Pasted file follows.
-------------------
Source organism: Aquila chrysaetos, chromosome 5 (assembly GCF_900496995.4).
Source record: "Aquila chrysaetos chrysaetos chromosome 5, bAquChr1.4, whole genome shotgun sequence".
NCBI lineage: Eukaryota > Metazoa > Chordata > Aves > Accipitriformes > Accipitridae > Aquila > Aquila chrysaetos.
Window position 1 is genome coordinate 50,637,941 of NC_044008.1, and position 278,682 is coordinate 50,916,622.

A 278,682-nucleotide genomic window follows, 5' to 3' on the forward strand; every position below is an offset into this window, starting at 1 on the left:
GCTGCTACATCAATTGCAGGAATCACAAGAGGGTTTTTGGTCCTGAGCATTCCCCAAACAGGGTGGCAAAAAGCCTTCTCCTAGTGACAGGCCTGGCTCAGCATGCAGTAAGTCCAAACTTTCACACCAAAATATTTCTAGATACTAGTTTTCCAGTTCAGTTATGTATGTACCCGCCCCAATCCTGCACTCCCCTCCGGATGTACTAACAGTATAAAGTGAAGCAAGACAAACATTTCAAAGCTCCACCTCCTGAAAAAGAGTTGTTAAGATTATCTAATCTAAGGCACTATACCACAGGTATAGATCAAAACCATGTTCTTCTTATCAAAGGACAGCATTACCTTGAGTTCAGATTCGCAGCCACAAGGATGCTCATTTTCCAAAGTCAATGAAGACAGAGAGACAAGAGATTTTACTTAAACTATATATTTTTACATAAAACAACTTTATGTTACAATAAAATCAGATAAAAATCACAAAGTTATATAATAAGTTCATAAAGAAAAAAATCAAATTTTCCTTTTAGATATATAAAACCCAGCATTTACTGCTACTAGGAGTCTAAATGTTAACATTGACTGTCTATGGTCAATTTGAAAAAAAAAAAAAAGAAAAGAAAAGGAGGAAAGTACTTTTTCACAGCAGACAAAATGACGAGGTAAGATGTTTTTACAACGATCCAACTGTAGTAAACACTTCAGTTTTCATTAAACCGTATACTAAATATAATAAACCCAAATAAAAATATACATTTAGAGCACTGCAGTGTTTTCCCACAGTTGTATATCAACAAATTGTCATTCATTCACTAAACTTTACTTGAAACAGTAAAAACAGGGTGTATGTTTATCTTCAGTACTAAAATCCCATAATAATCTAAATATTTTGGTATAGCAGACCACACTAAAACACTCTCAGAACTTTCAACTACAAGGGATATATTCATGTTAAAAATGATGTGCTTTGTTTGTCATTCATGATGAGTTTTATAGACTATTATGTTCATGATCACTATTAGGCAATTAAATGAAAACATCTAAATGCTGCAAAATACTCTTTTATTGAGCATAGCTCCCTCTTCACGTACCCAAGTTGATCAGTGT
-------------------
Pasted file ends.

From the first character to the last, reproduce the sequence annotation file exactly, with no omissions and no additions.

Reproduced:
Source organism: Aquila chrysaetos, chromosome 5 (assembly GCF_900496995.4).
Source record: "Aquila chrysaetos chrysaetos chromosome 5, bAquChr1.4, whole genome shotgun sequence".
NCBI lineage: Eukaryota > Metazoa > Chordata > Aves > Accipitriformes > Accipitridae > Aquila > Aquila chrysaetos.
Window position 1 is genome coordinate 50,637,941 of NC_044008.1, and position 278,682 is coordinate 50,916,622.

A 278,682-nucleotide genomic window follows, 5' to 3' on the forward strand; every position below is an offset into this window, starting at 1 on the left:
GCTGCTACATCAATTGCAGGAATCACAAGAGGGTTTTTGGTCCTGAGCATTCCCCAAACAGGGTGGCAAAAAGCCTTCTCCTAGTGACAGGCCTGGCTCAGCATGCAGTAAGTCCAAACTTTCACACCAAAATATTTCTAGATACTAGTTTTCCAGTTCAGTTATGTATGTACCCGCCCCAATCCTGCACTCCCCTCCGGATGTACTAACAGTATAAAGTGAAGCAAGACAAACATTTCAAAGCTCCACCTCCTGAAAAAGAGTTGTTAAGATTATCTAATCTAAGGCACTATACCACAGGTATAGATCAAAACCATGTTCTTCTTATCAAAGGACAGCATTACCTTGAGTTCAGATTCGCAGCCACAAGGATGCTCATTTTCCAAAGTCAATGAAGACAGAGAGACAAGAGATTTTACTTAAACTATATATTTTTACATAAAACAACTTTATGTTACAATAAAATCAGATAAAAATCACAAAGTTATATAATAAGTTCATAAAGAAAAAAATCAAATTTTCCTTTTAGATATATAAAACCCAGCATTTACTGCTACTAGGAGTCTAAATGTTAACATTGACTGTCTATGGTCAATTTGAAAAAAAAAAAAAAGAAAAGAAAAGGAGGAAAGTACTTTTTCACAGCAGACAAAATGACGAGGTAAGATGTTTTTACAACGATCCAACTGTAGTAAACACTTCAGTTTTCATTAAACCGTATACTAAATATAATAAACCCAAATAAAAATATACATTTAGAGCACTGCAGTGTTTTCCCACAGTTGTATATCAACAAATTGTCATTCATTCACTAAACTTTACTTGAAACAGTAAAAACAGGGTGTATGTTTATCTTCAGTACTAAAATCCCATAATAATCTAAATATTTTGGTATAGCAGACCACACTAAAACACTCTCAGAACTTTCAACTACAAGGGATATATTCATGTTAAAAATGATGTGCTTTGTTTGTCATTCATGATGAGTTTTATAGACTATTATGTTCATGATCACTATTAGGCAATTAAATGAAAACATCTAAATGCTGCAAAATACTCTTTTATTGAGCATAGCTCCCTCTTCACGTACCCAAGTTGATCAGTGT